The Nativity Story

“There is no ‘moral of the story’ to the nativity. The shepherds, the parents of Jesus, the wise men—are not being held up primarily as examples for us. These Gospel narratives are telling you not what you should do but what God has done. The birth of the Son of God into the world is a gospel, good news, an announcement. You don’t save yourself. God has come to save you.”

-Tim Keller, from Hidden Christmas: The Surprising Truth Behind the Birth of Christ


Proverbs 18:24

“For we may promise ourselves a great deal of comfort in a true friend.” – Matthew Henry

A couple of months ago, I finished a book by Erick Erickson titled “Before You Wake”. Erickson is a talk show host out of Atlanta and conservative commentator. The book essentially consists of ten letters that include a mix of advice, both practical and spiritual, and other words of wisdom designed for Erickson’s children. One of the “letters” is actually a chapter full of his favorite recipes (!). The beauty of these letters is that they apply not just to children but everyone. I especially liked his final chapter, which included odds and ends of things that he wanted his children to know, but wouldn’t necessarily stand alone as a full chapter. Here are some examples from that chapter that resonated with me:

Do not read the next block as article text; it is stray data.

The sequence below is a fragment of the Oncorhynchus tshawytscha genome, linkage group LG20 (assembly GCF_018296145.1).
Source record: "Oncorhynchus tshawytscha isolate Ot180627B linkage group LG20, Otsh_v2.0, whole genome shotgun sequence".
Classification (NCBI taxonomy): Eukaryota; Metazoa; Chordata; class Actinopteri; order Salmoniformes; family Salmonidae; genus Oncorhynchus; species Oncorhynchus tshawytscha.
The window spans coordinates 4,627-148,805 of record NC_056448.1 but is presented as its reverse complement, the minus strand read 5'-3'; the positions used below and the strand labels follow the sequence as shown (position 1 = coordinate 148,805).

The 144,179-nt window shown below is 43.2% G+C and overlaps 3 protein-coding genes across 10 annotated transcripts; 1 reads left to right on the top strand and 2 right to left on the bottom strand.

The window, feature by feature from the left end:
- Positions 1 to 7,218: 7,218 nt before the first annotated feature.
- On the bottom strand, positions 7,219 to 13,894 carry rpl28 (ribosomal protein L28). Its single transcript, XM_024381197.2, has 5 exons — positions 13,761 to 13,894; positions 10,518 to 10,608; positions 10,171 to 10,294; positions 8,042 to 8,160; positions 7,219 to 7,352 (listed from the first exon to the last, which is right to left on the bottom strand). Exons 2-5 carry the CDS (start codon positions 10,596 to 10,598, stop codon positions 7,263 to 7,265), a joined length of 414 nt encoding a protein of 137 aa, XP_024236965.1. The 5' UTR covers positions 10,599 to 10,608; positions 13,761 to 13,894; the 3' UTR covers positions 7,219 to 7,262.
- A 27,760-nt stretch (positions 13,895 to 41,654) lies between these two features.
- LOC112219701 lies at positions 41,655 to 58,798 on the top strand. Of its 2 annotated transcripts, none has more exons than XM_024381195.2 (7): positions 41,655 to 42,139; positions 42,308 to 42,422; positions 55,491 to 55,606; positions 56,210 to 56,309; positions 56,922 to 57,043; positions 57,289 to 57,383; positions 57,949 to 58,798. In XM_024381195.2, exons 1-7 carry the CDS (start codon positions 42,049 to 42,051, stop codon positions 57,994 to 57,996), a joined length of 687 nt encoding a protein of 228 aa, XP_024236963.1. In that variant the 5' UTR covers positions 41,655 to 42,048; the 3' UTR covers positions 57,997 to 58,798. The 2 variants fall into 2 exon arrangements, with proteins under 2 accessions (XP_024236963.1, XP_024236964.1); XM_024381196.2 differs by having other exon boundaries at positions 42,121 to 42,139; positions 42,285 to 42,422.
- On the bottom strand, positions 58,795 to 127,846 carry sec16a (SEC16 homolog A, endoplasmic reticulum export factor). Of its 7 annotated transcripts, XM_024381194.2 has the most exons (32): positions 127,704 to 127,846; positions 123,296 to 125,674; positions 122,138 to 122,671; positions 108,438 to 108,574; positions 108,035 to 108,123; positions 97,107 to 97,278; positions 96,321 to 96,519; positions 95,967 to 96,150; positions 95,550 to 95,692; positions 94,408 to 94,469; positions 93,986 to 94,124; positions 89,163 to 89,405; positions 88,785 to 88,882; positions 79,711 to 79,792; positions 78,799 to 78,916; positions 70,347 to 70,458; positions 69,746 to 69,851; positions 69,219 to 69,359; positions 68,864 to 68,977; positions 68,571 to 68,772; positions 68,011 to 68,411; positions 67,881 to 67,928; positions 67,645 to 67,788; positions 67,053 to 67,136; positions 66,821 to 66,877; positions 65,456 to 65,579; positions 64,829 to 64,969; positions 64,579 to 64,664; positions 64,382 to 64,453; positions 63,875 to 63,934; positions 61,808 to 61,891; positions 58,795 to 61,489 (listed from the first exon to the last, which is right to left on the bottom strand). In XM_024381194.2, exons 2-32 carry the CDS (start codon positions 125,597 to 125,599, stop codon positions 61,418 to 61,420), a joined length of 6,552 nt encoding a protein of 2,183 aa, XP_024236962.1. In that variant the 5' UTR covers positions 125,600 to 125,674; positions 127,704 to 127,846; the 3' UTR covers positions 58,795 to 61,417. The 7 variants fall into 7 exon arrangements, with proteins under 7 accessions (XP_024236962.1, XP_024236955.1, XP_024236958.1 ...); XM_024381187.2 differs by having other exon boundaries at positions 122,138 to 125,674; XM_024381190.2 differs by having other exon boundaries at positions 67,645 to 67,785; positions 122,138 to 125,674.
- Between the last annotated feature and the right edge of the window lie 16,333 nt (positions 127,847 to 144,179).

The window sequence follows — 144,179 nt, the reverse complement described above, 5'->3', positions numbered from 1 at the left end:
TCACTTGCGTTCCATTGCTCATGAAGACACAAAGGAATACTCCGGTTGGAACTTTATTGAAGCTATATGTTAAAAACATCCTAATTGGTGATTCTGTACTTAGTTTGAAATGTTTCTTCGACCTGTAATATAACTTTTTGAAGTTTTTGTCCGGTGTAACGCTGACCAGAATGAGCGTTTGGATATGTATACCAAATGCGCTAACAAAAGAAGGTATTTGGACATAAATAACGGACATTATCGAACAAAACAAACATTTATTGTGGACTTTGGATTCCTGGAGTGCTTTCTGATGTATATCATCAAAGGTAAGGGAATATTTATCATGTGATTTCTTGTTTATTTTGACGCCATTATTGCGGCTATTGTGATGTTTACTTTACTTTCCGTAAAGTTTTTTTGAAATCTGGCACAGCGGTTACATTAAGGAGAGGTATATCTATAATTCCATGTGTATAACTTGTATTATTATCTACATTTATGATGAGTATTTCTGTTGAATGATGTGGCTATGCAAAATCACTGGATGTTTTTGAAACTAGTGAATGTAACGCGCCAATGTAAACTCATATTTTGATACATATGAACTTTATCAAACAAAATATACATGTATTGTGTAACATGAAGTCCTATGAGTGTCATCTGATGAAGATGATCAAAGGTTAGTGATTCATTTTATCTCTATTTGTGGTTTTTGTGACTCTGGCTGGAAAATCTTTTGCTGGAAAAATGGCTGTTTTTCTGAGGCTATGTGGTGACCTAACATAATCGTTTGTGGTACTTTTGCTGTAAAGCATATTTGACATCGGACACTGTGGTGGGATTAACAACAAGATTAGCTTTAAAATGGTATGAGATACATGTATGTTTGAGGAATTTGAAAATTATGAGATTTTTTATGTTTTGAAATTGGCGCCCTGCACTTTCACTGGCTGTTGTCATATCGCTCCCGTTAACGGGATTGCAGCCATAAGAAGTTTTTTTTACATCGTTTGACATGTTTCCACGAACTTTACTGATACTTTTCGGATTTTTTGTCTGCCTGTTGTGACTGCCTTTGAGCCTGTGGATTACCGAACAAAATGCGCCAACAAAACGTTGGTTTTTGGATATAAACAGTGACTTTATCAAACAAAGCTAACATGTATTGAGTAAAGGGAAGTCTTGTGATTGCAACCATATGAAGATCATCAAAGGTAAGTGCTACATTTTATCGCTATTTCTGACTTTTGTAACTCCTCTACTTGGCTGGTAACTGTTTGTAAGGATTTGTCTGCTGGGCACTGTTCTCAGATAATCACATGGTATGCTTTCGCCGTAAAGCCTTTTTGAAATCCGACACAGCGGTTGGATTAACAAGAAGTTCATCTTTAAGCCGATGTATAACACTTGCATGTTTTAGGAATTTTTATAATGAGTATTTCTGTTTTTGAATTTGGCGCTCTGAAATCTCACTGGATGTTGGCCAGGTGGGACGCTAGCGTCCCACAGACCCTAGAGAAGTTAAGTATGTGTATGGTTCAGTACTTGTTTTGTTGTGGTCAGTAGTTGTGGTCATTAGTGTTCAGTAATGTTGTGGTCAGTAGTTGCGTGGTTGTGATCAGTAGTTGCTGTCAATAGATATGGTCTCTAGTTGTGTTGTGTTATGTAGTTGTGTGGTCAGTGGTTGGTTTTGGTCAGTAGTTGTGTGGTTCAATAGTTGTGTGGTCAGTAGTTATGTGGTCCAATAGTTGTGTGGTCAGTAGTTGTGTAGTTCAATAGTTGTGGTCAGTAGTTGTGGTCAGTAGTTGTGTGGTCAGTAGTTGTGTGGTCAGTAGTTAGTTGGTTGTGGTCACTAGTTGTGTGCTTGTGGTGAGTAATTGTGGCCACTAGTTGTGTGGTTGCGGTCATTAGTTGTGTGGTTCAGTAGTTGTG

“People are sinners. They are bound to disappoint. Forgive them when they do, but never expect to be forgiven.”

“Take long walks alone, turn off the music, and talk to God. He’s ready to listen.”

“Good things happen to bad people and bad things happen to good people. Do not expect fairness in this world and do not expect unfairness in the next.

“It is vastly easier to be dismissive of someone than it is to understand them. That does not make it right to dismiss them.”

These types of quick hits from Erickson that made up the final chapter was probably my favorite section of the book. It also caused me open up Proverbs and I found myself at the familiar words in chapter 18:

A man of many companions may be ruined,
    but there is a friend who sticks closer than a brother.
– Proverbs 18:24 (WEB)